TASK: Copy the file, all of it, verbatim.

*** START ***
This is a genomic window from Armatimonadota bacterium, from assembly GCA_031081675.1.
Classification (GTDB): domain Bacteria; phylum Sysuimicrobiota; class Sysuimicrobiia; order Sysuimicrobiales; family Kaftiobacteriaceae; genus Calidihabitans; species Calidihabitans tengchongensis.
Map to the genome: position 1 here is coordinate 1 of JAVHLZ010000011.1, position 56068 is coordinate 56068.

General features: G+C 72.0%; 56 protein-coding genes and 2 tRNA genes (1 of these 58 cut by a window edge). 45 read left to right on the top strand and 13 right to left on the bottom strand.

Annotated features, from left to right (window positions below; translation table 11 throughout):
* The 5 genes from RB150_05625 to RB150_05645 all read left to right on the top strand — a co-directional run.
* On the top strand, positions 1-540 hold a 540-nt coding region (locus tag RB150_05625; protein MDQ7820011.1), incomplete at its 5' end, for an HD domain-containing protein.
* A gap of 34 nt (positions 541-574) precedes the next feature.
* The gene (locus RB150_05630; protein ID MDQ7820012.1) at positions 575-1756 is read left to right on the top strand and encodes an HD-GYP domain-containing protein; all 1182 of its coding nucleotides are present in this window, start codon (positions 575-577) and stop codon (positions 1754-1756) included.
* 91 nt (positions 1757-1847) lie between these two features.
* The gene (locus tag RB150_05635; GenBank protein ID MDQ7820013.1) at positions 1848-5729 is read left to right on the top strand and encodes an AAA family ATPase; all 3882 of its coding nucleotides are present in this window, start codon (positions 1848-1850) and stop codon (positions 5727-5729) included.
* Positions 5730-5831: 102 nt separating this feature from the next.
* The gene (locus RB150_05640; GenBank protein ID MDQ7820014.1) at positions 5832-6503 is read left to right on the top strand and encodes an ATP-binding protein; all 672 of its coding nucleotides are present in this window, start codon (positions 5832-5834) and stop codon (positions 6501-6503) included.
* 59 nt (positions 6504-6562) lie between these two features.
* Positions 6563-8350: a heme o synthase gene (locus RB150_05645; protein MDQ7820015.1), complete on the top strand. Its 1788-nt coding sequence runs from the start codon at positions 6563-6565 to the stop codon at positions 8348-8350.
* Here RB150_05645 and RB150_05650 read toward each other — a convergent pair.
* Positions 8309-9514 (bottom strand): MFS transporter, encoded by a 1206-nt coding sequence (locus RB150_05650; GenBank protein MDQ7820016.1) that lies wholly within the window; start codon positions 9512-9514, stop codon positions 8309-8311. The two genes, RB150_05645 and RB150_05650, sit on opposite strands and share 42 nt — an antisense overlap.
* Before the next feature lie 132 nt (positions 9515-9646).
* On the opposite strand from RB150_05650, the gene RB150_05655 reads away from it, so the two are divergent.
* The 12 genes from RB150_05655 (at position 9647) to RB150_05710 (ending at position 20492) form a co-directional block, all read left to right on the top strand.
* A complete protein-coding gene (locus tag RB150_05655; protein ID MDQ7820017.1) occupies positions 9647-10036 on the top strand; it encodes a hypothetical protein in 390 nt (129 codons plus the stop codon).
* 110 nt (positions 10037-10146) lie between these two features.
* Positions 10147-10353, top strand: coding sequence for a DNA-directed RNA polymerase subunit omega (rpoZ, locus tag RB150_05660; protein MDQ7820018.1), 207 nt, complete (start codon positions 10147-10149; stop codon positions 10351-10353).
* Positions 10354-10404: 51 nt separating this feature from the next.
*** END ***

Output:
This is a genomic window from Armatimonadota bacterium, from assembly GCA_031081675.1.
Classification (GTDB): domain Bacteria; phylum Sysuimicrobiota; class Sysuimicrobiia; order Sysuimicrobiales; family Kaftiobacteriaceae; genus Calidihabitans; species Calidihabitans tengchongensis.
Map to the genome: position 1 here is coordinate 1 of JAVHLZ010000011.1, position 56068 is coordinate 56068.

General features: G+C 72.0%; 56 protein-coding genes and 2 tRNA genes (1 of these 58 cut by a window edge). 45 read left to right on the top strand and 13 right to left on the bottom strand.

Annotated features, from left to right (window positions below; translation table 11 throughout):
* The 5 genes from RB150_05625 to RB150_05645 all read left to right on the top strand — a co-directional run.
* On the top strand, positions 1-540 hold a 540-nt coding region (locus tag RB150_05625; protein MDQ7820011.1), incomplete at its 5' end, for an HD domain-containing protein.
* A gap of 34 nt (positions 541-574) precedes the next feature.
* The gene (locus RB150_05630; protein ID MDQ7820012.1) at positions 575-1756 is read left to right on the top strand and encodes an HD-GYP domain-containing protein; all 1182 of its coding nucleotides are present in this window, start codon (positions 575-577) and stop codon (positions 1754-1756) included.
* 91 nt (positions 1757-1847) lie between these two features.
* The gene (locus tag RB150_05635; GenBank protein ID MDQ7820013.1) at positions 1848-5729 is read left to right on the top strand and encodes an AAA family ATPase; all 3882 of its coding nucleotides are present in this window, start codon (positions 1848-1850) and stop codon (positions 5727-5729) included.
* Positions 5730-5831: 102 nt separating this feature from the next.
* The gene (locus RB150_05640; GenBank protein ID MDQ7820014.1) at positions 5832-6503 is read left to right on the top strand and encodes an ATP-binding protein; all 672 of its coding nucleotides are present in this window, start codon (positions 5832-5834) and stop codon (positions 6501-6503) included.
* 59 nt (positions 6504-6562) lie between these two features.
* Positions 6563-8350: a heme o synthase gene (locus RB150_05645; protein MDQ7820015.1), complete on the top strand. Its 1788-nt coding sequence runs from the start codon at positions 6563-6565 to the stop codon at positions 8348-8350.
* Here RB150_05645 and RB150_05650 read toward each other — a convergent pair.
* Positions 8309-9514 (bottom strand): MFS transporter, encoded by a 1206-nt coding sequence (locus RB150_05650; GenBank protein MDQ7820016.1) that lies wholly within the window; start codon positions 9512-9514, stop codon positions 8309-8311. The two genes, RB150_05645 and RB150_05650, sit on opposite strands and share 42 nt — an antisense overlap.
* Before the next feature lie 132 nt (positions 9515-9646).
* On the opposite strand from RB150_05650, the gene RB150_05655 reads away from it, so the two are divergent.
* The 12 genes from RB150_05655 (at position 9647) to RB150_05710 (ending at position 20492) form a co-directional block, all read left to right on the top strand.
* A complete protein-coding gene (locus tag RB150_05655; protein ID MDQ7820017.1) occupies positions 9647-10036 on the top strand; it encodes a hypothetical protein in 390 nt (129 codons plus the stop codon).
* 110 nt (positions 10037-10146) lie between these two features.
* Positions 10147-10353, top strand: coding sequence for a DNA-directed RNA polymerase subunit omega (rpoZ, locus tag RB150_05660; protein MDQ7820018.1), 207 nt, complete (start codon positions 10147-10149; stop codon positions 10351-10353).
* Positions 10354-10404: 51 nt separating this feature from the next.